Local helioseismology provides unique information about the subsurface structure and dynamics of sunspots and active regions. However, because of complexity of sunspot regions local helioseismology diagnostics require careful analysis of systematic uncertainties and physical interpretation of the inversion results. We present new results of comparison of the ring-diagram analysis and time-distance helioseismology for active region NOAA 9787, for which a previous comparison showed significant differences in the subsurface sound-speed structure, and discuss systematic uncertainties of the measurements and inversions. Our results show that both the ring-diagram and time-distance techniques give qualitatively similar results, revealing a characteristic two-layer seismic sound-speed structure consistent with the results for other active regions. However, a quantitative comparison of the inversion results is not straightforward. It must take into account differences in the sensitivity, spatial resolution and the averaging kernels. In particular, because of the acoustic power suppression, the contribution of the sunspot seismic structure to the ring-diagram signal can be substantially reduced. We show that taking into account this effect reduces the difference in the depth of transition between the negative and positive sound-speed variations inferred by these methods. Further detailed analysis of the sensitivity, resolution and averaging properties of the local helioseismology methods is necessary for consolidation of the inversion results. It seems to be important that both methods indicate that the seismic structure of sunspots is rather deep and extends to at least 20 Mm below the surface, putting constraints on theoretical models of sunspots.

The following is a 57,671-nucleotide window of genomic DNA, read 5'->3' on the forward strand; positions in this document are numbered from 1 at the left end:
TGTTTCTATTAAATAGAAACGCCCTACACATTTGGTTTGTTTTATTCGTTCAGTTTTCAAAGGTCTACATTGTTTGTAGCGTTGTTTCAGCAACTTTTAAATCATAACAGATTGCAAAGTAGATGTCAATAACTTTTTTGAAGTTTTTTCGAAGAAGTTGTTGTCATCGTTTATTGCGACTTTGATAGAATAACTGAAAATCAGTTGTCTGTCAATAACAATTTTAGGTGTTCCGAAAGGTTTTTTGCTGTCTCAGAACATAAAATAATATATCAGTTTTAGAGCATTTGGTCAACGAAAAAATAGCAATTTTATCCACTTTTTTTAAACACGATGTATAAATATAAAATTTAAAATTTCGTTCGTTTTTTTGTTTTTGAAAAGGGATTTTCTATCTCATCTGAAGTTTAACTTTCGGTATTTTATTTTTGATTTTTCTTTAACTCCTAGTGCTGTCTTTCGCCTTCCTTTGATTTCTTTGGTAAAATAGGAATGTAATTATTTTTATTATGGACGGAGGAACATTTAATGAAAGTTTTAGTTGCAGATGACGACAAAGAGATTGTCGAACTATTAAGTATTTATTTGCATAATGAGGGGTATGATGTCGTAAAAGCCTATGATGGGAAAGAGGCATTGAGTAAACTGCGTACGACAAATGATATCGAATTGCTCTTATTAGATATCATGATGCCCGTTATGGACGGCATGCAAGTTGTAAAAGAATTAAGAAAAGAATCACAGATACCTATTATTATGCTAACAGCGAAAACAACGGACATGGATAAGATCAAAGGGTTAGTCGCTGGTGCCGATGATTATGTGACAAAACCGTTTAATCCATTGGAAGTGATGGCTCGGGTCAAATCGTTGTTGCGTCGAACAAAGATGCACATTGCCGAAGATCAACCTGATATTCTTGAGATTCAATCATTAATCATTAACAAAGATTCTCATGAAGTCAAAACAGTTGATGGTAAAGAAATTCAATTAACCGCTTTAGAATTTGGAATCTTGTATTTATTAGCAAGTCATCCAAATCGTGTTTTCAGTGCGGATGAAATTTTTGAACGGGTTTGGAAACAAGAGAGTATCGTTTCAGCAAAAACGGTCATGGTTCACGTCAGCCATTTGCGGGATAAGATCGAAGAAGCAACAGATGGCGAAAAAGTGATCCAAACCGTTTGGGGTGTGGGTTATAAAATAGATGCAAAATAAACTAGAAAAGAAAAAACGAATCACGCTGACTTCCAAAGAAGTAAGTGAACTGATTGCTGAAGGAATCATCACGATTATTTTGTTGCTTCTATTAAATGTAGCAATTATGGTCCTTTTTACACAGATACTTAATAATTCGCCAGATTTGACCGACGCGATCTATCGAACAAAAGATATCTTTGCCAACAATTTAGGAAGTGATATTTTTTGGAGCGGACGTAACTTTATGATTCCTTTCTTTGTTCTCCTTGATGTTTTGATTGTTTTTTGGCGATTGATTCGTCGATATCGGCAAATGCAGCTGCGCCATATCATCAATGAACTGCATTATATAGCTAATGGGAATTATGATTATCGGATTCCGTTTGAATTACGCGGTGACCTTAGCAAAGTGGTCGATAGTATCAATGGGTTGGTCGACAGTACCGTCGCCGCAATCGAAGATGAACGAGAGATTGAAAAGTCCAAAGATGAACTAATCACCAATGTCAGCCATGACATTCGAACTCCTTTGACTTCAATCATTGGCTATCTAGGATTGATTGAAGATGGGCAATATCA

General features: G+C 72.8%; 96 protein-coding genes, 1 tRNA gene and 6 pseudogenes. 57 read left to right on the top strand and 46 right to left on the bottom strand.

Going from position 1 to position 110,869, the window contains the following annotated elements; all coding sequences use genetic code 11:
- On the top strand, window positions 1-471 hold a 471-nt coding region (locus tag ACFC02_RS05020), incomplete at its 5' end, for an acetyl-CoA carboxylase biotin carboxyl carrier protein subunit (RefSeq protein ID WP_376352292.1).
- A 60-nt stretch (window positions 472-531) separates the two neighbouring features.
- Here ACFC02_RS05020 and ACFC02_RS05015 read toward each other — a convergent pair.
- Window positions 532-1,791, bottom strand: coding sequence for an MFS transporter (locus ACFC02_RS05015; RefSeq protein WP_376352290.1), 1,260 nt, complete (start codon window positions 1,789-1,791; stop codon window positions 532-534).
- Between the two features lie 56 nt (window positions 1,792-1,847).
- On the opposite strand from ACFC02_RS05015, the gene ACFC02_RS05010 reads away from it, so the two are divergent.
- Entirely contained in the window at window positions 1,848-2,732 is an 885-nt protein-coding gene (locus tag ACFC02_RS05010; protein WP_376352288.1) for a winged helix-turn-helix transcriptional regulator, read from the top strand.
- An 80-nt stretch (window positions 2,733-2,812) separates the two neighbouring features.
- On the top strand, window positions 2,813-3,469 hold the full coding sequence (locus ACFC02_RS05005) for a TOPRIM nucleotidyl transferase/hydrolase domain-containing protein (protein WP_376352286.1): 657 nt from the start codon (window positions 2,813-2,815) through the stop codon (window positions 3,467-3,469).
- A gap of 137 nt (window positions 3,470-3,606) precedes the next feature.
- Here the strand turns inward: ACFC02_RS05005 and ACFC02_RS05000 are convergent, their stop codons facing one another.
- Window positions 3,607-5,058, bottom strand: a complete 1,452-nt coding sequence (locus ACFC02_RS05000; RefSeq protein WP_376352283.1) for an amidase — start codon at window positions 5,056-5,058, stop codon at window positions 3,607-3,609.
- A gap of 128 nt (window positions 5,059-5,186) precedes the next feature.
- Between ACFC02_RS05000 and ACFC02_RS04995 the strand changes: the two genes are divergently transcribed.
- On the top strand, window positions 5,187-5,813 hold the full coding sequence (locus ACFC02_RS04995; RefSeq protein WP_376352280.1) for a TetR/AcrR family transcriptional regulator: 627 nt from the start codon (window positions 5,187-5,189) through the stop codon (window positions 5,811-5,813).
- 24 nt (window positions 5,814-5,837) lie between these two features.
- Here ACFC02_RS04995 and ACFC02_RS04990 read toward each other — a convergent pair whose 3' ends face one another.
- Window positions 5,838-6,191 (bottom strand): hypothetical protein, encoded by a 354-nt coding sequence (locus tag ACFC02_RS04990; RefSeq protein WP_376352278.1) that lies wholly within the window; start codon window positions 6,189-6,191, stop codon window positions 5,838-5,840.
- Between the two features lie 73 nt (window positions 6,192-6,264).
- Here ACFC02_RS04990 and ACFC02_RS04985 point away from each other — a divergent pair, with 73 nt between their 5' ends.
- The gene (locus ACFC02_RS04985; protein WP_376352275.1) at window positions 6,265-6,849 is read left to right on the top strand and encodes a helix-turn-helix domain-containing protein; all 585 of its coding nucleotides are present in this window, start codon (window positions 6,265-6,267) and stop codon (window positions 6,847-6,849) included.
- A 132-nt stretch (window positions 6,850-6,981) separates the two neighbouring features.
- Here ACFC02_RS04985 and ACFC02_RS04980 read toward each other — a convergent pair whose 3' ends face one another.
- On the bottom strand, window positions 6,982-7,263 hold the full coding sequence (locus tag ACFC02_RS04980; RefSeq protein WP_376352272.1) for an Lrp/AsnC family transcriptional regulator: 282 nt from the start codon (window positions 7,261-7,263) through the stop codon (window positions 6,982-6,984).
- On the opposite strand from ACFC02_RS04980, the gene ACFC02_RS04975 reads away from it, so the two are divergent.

All Science Journal Classification (ASJC) codes
- Physics and Astronomy(all)